To calculate the likelihoods,
$(S=L, {\Theta}_{N})$ and
$(S=F, {\Theta}_{N})$ , we simply take the product of the probabilities
of each throw occurring in the sequence of throws
${\Theta}_{N}$ , given each of the two modules respectively (since
each new throw is independent of all previous throws, giventhe model). So, after
$N$ throws,
these likelihoods will be given by:
We can now substitute these probabilities into the above
expression for
${R}_{N}$ and include
$(S=L)=0.01$ and
$(S=F)=0.99$ to get the desired a
posteriori probability
$({\Theta}_{N}, S=L)$ after
$N$ throws using
.
where
${R}_{0}=\frac{(S=F)}{(S=L)}=99$ . If we calculate this after every throw of the
current die being tested (i.e. as
$N$ increases), then we can either
move on to test the next die from the tub if
$({\Theta}_{N}, S=L)$ becomes sufficiently small (say
$<(10^{-4})$ ) or accept the current die as the loaded one when
$({\Theta}_{N}, S=L)$ becomes large enough (say
$>(0.995)$ ). (These thresholds correspond approximately to
${R}_{N}> 10^{4}$ and
${R}_{N}< 5E-3$ respectively.)
The choice of these thresholds for
$({\Theta}_{N}, S=L)$ is a function of the desired tradeoff between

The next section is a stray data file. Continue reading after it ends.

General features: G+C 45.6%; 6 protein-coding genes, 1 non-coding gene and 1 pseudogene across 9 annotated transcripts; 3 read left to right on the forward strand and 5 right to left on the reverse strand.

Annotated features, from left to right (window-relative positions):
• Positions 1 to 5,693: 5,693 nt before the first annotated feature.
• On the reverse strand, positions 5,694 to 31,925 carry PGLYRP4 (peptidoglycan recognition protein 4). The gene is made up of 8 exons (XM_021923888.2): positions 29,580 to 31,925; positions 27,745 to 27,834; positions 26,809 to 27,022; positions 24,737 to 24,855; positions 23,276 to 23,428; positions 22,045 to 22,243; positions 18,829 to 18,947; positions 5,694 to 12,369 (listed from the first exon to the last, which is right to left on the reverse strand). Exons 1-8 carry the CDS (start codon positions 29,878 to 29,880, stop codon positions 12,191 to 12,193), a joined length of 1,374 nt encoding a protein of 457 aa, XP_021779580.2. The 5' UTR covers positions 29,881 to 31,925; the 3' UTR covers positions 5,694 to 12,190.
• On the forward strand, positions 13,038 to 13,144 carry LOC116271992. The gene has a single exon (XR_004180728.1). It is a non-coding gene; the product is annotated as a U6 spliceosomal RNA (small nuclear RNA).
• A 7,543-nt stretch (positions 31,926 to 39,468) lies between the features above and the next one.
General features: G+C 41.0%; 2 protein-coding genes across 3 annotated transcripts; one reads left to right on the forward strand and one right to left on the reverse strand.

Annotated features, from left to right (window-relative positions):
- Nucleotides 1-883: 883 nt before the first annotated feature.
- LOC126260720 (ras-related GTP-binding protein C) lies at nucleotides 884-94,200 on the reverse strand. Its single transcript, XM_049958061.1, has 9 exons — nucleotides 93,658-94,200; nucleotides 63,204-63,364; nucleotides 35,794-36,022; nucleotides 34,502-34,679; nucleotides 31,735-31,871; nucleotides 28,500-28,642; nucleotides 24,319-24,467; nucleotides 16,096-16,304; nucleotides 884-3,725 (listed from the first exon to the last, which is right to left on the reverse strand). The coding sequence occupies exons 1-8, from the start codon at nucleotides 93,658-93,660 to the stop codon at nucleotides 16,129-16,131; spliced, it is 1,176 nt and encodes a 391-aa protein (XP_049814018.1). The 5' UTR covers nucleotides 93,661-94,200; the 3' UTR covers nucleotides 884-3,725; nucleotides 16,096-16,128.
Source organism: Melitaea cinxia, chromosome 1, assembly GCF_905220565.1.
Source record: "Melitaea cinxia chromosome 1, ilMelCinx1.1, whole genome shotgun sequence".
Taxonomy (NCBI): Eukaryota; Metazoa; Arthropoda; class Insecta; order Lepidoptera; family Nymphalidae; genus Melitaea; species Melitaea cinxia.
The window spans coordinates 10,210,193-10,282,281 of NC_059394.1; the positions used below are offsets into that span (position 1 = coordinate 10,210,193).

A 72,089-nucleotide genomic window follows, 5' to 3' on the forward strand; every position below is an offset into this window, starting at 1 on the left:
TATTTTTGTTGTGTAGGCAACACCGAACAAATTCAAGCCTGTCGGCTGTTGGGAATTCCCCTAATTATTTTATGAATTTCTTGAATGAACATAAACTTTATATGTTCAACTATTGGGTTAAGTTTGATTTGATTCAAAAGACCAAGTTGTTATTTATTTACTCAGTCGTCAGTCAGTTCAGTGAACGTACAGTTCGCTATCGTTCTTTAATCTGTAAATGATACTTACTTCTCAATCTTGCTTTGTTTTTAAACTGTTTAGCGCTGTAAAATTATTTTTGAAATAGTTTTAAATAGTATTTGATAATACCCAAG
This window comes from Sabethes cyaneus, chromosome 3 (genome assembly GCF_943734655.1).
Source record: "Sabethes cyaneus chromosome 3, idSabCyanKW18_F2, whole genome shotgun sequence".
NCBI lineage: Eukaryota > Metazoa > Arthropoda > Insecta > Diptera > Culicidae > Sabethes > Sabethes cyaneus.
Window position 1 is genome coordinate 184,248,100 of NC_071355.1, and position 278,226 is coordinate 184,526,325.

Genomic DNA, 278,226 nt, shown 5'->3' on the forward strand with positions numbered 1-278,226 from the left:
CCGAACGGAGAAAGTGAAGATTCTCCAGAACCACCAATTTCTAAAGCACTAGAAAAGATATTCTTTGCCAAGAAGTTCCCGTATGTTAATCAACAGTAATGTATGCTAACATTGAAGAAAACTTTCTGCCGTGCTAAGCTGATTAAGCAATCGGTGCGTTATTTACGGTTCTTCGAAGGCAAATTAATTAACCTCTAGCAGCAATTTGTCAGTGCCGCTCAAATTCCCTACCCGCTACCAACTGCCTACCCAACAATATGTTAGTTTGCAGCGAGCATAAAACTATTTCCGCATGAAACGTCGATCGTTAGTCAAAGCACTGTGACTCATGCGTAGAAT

speed of searching versus the probability of failure to findthe loaded die, either by moving on to the next die even
when the current one is loaded, or by selecting a fair dieas the loaded one.
The lower threshold,
${p}_{1}=10^{-4}$ , is the more critical, because it affects how long
we spend before discarding each fair die. The probability ofcorrectly detecting all the fair dice before the loaded die
is reached is
$(1-{p}_{1})^{n}\approx 1-n{p}_{1}$ , where
$n\approx 50$ is the expected number of fair dice tested before
the loaded one is found. So the failure probability due toincorrectly assuming the loaded die to be fair is
approximately
$n{p}_{1}\approx 0.005$ .
The upper threshold,
${p}_{2}=0.995$ , is much less critical on search speed, since the
loaded result only occurs once, so it is
a good idea to set it very close to unity. The failureprobability caused by selecting a fair die to be the loaded
one is just
$1-{p}_{2}=0.005$ . Hence the
$\mathrm{overallfailureprobability}=0.005+0.005=0.01$
In problems with significant amounts of evidence (e.g. large
$N$ ), the evidence probability
and the likelihoods can both get very very small, sufficientto cause floating-point underflow on many computers if
equations such as
and
are computed
directly. However the ratio of likelihood to evidenceprobability still remains a reasonable size and is an
important quantity which must be calculatedcorrectly.
One solution to this problem is to compute only the ratio of
likelihoods, as in
. A
more generally useful solution is to computelog(likelihoods) instead. The product operations in the
expressions for the likelihoods then become sums oflogarithms. Even the calculation of likelihood ratios such
as
${R}_{N}$ and comparison with appropriate thresholds can be
done in the log domain. After this, it is OK to return tothe linear domain if necessary since
${R}_{N}$ should be a reasonable value as it is the
ratio of very small quantities.